Teresa Arredondo is the power behind ArtCraft Paint, Inc. of Santa Maria | Local News

The story of Teresa Arredondo is neither glamorous nor sparkling. She was not born to wealthy parents and has no famous parents. Her father was murdered when she was 5 and she only finished primary school.

She came to the United States when she was 15, worked as a farmhand, suffered from sexism throughout her life and was nearly killed in a domestic violence attack, she said.

But in July, more than 650,000 people cheered on his unique and groundbreaking work, presented in the evening with pyrotechnics and theatrical music, during the first night show at EAA AirVenture Oshkosh, Wisconsin, the largest airshow in the world.

The artwork was an airplane with glowing blue leading edges resembling a spaceship, painted by ArtCraft Paint, Inc., of Santa Maria, the company owned by Arredondo.

Arredondo is a 60 year old girl from Aguililla, Michoacan, Mexico. The pilot who launched the world’s first Lumilor aircraft is Kyle Fowler, a Canadian air show performer with Go EZ Aerobatics.

Lumilor is an electroluminescent lighting system available in paint or vinyl that can illuminate any product without changing its form or function, according to Skies Magazine, which noted “ArtCraft Paint Inc. has done a terrific job on Kyle’s EZ.”

But Arredondo’s success has not been easy.

She is the daughter of a culture of effort and survival that has been working since the age of seven. His mother let her 10 children work in this country; she returned 10 years later with their visas.

It was only the continuation of a life of misery. Arredondo remembered every fruit or vegetable produced on the central coast, earning a maximum of $19,000 a year. In her first year as a business owner, she said she made over $300,000.

“And pretty soon, when nobody noticed, I was already making millions,” she said.

In 1989, Arredondo began working on aircraft upholstery, but she had to work as an apprentice to her husband. She didn’t get the job herself because she was a woman.

In 1990, she bought half of the company. A year later, the other half. She paid $750 for the interior upholstery business. In 1993, she purchased the paint business for $150,000. Then, in 1997, after 16 years of marriage and three children, she divorced her husband who she says tried to strangle her with an electric wire.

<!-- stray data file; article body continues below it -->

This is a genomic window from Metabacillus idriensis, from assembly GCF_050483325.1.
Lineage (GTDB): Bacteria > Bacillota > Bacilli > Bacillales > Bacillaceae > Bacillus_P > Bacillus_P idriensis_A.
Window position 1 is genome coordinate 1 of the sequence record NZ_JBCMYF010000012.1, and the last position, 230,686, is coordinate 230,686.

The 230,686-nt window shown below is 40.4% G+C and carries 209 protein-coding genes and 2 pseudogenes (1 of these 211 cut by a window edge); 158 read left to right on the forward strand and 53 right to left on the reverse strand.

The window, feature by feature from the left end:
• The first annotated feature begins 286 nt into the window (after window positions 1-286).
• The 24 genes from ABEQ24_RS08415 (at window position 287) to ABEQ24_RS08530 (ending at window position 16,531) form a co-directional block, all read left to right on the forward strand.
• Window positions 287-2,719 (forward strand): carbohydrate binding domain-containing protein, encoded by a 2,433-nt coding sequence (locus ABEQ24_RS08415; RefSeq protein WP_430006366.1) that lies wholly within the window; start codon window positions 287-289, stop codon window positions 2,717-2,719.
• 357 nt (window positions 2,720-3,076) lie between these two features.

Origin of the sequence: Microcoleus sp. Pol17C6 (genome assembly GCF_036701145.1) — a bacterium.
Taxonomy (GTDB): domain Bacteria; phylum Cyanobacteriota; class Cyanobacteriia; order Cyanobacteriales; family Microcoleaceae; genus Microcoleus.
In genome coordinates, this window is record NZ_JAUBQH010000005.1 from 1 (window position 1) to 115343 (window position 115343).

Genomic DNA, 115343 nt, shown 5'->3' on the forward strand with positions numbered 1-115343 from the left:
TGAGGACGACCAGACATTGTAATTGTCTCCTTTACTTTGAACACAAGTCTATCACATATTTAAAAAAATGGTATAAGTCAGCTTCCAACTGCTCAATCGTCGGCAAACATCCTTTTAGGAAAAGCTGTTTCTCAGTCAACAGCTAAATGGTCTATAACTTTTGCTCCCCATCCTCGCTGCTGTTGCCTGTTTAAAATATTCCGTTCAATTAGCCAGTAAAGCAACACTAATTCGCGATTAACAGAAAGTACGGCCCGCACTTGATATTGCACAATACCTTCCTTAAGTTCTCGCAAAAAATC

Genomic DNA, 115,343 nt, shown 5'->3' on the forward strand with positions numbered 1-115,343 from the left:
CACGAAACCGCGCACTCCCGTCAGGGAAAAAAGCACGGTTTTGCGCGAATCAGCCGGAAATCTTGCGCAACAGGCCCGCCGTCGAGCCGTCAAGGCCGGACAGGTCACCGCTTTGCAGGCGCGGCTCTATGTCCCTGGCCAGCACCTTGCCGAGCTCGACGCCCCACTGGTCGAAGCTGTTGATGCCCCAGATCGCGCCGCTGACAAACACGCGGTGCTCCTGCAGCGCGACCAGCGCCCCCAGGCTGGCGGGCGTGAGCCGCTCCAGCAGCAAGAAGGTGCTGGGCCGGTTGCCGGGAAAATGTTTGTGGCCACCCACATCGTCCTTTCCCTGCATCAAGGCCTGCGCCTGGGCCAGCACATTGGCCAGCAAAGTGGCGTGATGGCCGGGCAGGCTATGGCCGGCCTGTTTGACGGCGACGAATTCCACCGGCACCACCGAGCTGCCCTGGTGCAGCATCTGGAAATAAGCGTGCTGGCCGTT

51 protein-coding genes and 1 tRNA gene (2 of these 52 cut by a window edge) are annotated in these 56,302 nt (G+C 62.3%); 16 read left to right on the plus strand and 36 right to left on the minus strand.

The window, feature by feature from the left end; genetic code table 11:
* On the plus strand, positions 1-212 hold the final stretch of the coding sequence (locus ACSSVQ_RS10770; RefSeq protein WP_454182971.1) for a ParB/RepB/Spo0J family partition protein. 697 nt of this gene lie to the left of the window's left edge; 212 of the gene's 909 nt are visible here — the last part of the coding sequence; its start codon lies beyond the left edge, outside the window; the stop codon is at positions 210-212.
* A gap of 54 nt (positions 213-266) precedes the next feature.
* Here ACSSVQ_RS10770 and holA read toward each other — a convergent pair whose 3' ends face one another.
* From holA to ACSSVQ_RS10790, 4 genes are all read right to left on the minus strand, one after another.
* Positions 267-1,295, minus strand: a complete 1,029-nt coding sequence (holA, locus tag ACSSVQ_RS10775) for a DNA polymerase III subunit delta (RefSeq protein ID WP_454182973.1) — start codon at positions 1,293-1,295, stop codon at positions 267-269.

Arredondo kept the business as sole proprietor, negotiating with her ex-husband not to pay child support for three years. At the time, she was a full-time mother and managed 20 employees while speaking limited English.

“I felt lost. But at age 7, I learned an ingrained work ethic and dedication. Earning my daily bread decently is my most powerful tool that I have used to be able to organize myself, raise my children and focus on a prestigious business,” she said.

Arredondo explained that one of his most painful experiences was when the owner of a business in Porterville told him he would never do business with a woman.

“I felt devastated. It was as if he had slapped me. For eight years I focused and worked in the shed with the boys, and learned the whole process. I worked daily to learn the art of airplanes, how they removed interiors and how to restore an airplane,” she said.

And in 2005, she started attending shows and events with the confidence in the job and the knowledge she had gained.

“I am a very good salesperson. I appreciate it so much. And when I focus, I can sell anybody a bag of sand in the desert or a bag of ice in the Arctic,” she said.

ArtCraft paints, upholsters and restores almost any type of airplane or helicopter. The largest aircraft the company has worked with is the Global Express, which seats about 100 passengers.

The company paints between 15 and 20 planes a month and more than 100 a year, according to Arredondo, who said 80% of the planes come from outside the United States, particularly from the Middle East, Argentina, from Guatemala, Portugal, Russia, Italy, Mexico, Canada, as well as many American states

Arredondo said that although she doesn’t have much of an education, she has a “doctorate in common sense.” And this is only acquired with the blows that life deals, the setbacks, and the barriers that are imposed on you. But I had great confidence that God would never leave me.

Arredondo is an active member of the community. She attributes her philanthropy to her childhood struggle. She smiles and her piercing blue eyes water when she talks about her mom.

“She taught me determination and focus. My children Esmeralda, Arturo and Alejandro have been my reason to thrive. That’s why if someone closes the door in my face, I manage to get in through the window,” she said.

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